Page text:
Remington challenges this finding on both factual and legal grounds. We begin with the law. Section 8(a)(1) states that employers may not "interfere with, restrain, or coerce employees in the exercise of the rights guaranteed" by the NLRA.[6] Section 8(a)(3) states that employers may not discriminate "in regard to hire or tenure of employment . . . to encourage or discourage membership in any labor organization."[7] Although the protections of Section 8(a)(3) and Section 8(a)(1) "are not contemporaneous, a violation of [the former] constitutes a derivative violation of [the latter]."[8]

         Where, as here, Section 8 allegations turn on employer motivation, they are analyzed under the burden-shifting framework first established in N.L.R.B. v. Wright Line, a Division of Wright Line, Inc., 662 F.2d 899 (1st Cir. 1981), and approved by the Supreme Court in N.L.R.B. v. Transportation Management Corp., 462 U.S. 393, 400-01 (1983), abrogated in part on other grounds, Director, Office of Workers' Compensation Programs, Department of Labor v. Greenwich Collieries, 512 U.S. 267, 276-77 (1994).[9] Pursuant to this framework, the initial burden rests with the General Counsel to show, by a preponderance of the evidence, that the employer undertook an adverse employment action motivated, at least in part, by anti-union animus.[10] The burden then shifts to the employer to show, by a preponderance of the evidence, that it would have taken the adverse action "regardless of any [anti-union] animus."[11] An employer who would have taken the same action regardless of any anti-union animus has not violated Section 8.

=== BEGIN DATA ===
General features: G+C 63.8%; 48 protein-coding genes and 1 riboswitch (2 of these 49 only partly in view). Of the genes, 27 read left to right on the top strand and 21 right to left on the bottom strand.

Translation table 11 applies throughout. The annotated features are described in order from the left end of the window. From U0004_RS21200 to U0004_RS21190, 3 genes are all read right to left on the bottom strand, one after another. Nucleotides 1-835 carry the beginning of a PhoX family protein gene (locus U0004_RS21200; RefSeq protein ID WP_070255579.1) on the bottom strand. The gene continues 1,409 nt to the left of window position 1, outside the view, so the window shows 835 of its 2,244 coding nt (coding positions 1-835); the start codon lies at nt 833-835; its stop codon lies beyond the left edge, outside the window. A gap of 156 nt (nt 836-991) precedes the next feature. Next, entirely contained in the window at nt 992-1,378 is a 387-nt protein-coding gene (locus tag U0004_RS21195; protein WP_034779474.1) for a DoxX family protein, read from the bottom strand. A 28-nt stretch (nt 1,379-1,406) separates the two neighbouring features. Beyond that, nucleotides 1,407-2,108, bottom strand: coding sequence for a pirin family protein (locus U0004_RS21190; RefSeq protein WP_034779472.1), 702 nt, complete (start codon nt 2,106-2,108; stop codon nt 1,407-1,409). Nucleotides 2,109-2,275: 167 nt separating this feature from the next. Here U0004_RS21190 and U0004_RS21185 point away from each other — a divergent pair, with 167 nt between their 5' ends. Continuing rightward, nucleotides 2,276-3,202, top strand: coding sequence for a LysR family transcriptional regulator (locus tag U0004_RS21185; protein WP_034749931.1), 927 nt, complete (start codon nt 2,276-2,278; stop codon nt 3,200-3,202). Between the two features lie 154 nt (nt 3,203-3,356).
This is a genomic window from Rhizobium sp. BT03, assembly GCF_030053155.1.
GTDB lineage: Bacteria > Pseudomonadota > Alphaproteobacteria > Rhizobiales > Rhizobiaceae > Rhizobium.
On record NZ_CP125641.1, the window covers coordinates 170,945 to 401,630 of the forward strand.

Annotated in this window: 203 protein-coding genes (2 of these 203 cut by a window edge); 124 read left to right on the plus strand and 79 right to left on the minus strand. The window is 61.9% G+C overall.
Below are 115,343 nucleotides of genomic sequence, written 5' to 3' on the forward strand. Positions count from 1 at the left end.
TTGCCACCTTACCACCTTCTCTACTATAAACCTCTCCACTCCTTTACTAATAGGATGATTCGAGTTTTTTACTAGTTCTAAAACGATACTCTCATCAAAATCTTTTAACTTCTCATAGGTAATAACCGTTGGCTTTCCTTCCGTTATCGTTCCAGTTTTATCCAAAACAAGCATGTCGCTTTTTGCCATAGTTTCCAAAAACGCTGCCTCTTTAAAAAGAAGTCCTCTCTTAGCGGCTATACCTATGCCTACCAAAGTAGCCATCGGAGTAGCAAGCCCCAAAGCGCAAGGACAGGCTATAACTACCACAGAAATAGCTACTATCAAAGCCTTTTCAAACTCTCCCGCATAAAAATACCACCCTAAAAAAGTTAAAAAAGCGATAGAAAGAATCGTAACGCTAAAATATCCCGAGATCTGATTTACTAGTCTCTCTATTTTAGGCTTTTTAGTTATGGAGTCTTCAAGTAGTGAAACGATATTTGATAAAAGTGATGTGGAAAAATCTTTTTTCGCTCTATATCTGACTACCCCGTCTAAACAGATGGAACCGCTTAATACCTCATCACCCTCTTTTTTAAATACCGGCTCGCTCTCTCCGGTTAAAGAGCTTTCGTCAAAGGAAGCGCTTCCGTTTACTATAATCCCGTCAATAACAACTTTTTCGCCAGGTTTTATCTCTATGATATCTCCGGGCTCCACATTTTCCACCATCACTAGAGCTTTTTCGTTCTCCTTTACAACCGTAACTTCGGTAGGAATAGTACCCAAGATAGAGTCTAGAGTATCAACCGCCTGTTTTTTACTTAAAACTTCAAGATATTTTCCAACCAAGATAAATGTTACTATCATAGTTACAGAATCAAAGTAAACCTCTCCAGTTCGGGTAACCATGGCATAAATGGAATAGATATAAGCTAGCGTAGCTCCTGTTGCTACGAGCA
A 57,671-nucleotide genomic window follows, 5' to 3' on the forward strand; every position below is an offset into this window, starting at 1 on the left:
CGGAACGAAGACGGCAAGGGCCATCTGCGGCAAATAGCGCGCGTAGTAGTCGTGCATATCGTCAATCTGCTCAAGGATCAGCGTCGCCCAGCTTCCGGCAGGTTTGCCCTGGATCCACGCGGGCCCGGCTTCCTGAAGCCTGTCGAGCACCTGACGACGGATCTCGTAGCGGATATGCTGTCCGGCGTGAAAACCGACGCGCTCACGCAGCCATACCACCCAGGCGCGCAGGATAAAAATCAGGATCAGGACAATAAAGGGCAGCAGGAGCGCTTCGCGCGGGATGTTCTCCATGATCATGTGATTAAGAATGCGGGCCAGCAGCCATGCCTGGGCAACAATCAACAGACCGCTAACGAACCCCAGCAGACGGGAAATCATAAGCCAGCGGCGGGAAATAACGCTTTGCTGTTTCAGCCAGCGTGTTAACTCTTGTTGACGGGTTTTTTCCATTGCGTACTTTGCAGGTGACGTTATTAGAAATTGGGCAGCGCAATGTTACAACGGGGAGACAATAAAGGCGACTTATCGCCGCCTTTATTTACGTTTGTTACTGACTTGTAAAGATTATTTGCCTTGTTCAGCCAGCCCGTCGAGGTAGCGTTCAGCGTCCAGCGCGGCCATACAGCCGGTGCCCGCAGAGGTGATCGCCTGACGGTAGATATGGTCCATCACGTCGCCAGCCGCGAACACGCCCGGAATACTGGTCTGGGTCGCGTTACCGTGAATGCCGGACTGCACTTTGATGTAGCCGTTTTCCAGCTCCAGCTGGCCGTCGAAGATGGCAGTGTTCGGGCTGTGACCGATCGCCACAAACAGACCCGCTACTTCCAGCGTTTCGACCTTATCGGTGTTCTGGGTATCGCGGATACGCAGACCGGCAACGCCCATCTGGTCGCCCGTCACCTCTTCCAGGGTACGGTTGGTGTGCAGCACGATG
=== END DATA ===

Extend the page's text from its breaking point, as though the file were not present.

Remington argues that in order to violate Section 8(a)(3), the General Counsel must produce evidence that the employer's "discrimination in fact caused or resulted in a discouragement of union membership" which, in this case, the General Counsel failed to do. That requirement, however, is completely inconsistent with our precedent. We have held that Section 8(a)(3) "makes it unlawful for an employer to discriminate against employees . . . for the purpose of discouraging membership in a labor organization."[12] The General Counsel need not prove discouragement as a matter of fact.

         Now on to the facts. Remington argues that the Board's finding that the 2012 HSS contract violated Sections 8(a)(1) and (3) is not supported by substantial evidence. Having reviewed all of evidence, we disagree.

         Jose Vega, a union activist, began visiting the Hotel in April 2012, and union activity commenced shortly thereafter. Nina Palacios, a Remington housekeeper, testified that in May 2012, Remington Supervisor Percida Rosero approached her and asked whether she had been asked to participate in a union meeting. Veronica Flores, a Remington housekeeper, testified that in June 2012, the Hotel's then-director of housekeeping, Andrew Arpino, called her into his office and asked whether she "knew anything about a union." No more than 28 days later - perhaps coincidentally ...